The Waiting Room
Music by Brent Olstad (ASCAP)
© 2018 Brent Olstad Music. All Rights Reserved. Used by Permission.
The following essay by Brent was published in the book "A Different Kind of Courage" and portions were used in "The Beyond Suffering Bible" published through Joni and Friends International.
I dislike waiting rooms. A waiting room is often the prelude to bad news. I remember sitting in a waiting room before the birth of my son, wondering what we were doing there. Before, waiting rooms were mundane places – waiting for the dentist, an annual checkup, or the mechanic. They had no impact on me because they were temporary waits before getting on with my life. This time seemed different. My wife was about 8 months pregnant, and she had some unexplained bleeding. Sitting there, waiting for the ultrasound exam, I was not at ease. Somehow, this wait was not normal. I didn’t know if it would be a mere bump in the road to get our attention, or a major crisis that would grab us, pushing us down an unfamiliar path.
A waiting room is often the prelude to life changing news. Our unborn son was diagnosed with spina bifida, hydrocephalous, and myriads of other complications. My mind couldn’t grasp the full dimension of his diagnoses, but I knew our lives would never be the same. The waiting room became a second home. How strange to sit in a room filled with strangers and hide behind an outdated magazine. I vaguely wonder what circumstances have brought them here, but instead just focus on my existence and problems. Names called by the nurse sound cold and sterile, yet each one who walks through the door is a soul needing care and attention. I don’t have the emotional strength to care, so I wait.
I wait even more after the birth of my son. While wondering if he will live or not, I sit in a room with cold floors, uncomfortable chairs, and stale, old coffee in a Styrofoam cup. The ad on TV says life will be great if I use a certain brand of toothpaste. Time seems to stand still. This waiting room is the prelude to unanswered questions. While I wait, I have ample time to scrutinize each moment of my life in order to create a sense of reason behind what’s happening. I know the error of my ways and the rewards for my efforts. Where is the balance in life—the balance between sorrow and happiness, pain and joy, cause and effect? All I can think of now is my sorrow, my son’s pain, and how I might have caused it. I wonder if I’ll ever feel joy again if my son never will. I wonder if conversation will be meaningful if I’m the only one communicating. I wonder if running to catch a ball will make me feel guilty because my son cannot. I wonder if my relationship with my wife will ever be close and intimate again. There are too many questions.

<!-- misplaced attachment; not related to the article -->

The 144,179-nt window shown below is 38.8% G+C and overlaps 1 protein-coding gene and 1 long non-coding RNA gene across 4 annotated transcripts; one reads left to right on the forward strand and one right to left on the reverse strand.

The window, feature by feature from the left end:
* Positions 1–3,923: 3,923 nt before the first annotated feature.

The most pressing and taxing questions are the medical ones. The waiting room can be a prelude to confusion. There are so many issues I have to attend to. There are too many decisions that have to be made right now. So many responsibilities are being thrust upon me. I break down, then pretend things are not as bad as they really are. I want to find clarity in all the paperwork and verbal instructions being thrown at me, so I choose to hear the good and place the bad information behind a smoke screen. It’s still there - I just don’t want to acknowledge it right now.